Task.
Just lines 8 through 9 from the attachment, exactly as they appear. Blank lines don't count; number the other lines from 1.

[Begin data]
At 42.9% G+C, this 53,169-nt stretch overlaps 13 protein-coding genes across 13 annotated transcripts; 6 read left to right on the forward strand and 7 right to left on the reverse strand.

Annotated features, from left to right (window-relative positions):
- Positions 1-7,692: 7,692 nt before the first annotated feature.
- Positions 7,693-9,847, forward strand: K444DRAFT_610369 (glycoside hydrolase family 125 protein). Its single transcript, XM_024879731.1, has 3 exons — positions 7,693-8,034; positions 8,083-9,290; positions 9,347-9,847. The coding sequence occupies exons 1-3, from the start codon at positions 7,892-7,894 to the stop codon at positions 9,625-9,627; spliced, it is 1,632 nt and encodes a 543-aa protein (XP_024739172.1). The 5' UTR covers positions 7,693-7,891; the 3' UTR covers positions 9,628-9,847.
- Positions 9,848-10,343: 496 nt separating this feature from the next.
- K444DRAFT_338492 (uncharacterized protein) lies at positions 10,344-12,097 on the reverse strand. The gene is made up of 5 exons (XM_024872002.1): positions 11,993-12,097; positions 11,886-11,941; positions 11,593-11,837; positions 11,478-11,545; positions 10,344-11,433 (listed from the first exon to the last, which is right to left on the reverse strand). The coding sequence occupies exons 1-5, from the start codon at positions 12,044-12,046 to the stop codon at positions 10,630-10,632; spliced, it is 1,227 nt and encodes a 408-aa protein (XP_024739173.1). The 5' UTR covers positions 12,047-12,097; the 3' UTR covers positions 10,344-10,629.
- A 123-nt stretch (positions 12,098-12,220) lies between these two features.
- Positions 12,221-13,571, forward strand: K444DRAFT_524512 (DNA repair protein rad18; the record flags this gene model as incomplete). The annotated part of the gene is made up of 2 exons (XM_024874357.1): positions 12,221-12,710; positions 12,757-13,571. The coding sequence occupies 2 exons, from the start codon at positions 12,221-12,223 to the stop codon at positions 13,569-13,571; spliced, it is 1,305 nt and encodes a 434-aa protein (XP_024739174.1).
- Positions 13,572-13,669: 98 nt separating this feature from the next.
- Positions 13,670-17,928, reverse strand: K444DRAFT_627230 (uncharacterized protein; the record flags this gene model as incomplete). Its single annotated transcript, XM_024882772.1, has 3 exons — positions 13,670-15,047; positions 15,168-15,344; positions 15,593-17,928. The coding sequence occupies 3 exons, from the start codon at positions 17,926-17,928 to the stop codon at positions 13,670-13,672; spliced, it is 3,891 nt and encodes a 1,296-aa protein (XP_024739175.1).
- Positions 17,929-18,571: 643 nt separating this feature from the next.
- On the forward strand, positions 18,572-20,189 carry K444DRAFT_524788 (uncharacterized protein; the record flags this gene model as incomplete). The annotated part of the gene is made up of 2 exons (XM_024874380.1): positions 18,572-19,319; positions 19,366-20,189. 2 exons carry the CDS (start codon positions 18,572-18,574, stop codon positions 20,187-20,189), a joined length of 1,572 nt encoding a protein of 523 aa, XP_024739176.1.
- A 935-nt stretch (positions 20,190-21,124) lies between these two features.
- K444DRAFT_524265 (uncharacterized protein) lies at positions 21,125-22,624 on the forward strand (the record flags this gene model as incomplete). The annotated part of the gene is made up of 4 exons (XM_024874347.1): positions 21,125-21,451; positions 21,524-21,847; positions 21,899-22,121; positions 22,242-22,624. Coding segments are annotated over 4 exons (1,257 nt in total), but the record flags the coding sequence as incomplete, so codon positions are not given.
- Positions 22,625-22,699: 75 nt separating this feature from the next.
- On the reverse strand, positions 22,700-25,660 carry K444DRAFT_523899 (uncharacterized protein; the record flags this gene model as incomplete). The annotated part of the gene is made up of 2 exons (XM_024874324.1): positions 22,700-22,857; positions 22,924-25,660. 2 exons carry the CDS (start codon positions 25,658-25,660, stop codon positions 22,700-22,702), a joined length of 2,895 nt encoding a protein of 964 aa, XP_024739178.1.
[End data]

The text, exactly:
- Positions 12,221-13,571, forward strand: K444DRAFT_524512 (DNA repair protein rad18; the record flags this gene model as incomplete). The annotated part of the gene is made up of 2 exons (XM_024874357.1): positions 12,221-12,710; positions 12,757-13,571. The coding sequence occupies 2 exons, from the start codon at positions 12,221-12,223 to the stop codon at positions 13,569-13,571; spliced, it is 1,305 nt and encodes a 434-aa protein (XP_024739174.1).
- Positions 13,572-13,669: 98 nt separating this feature from the next.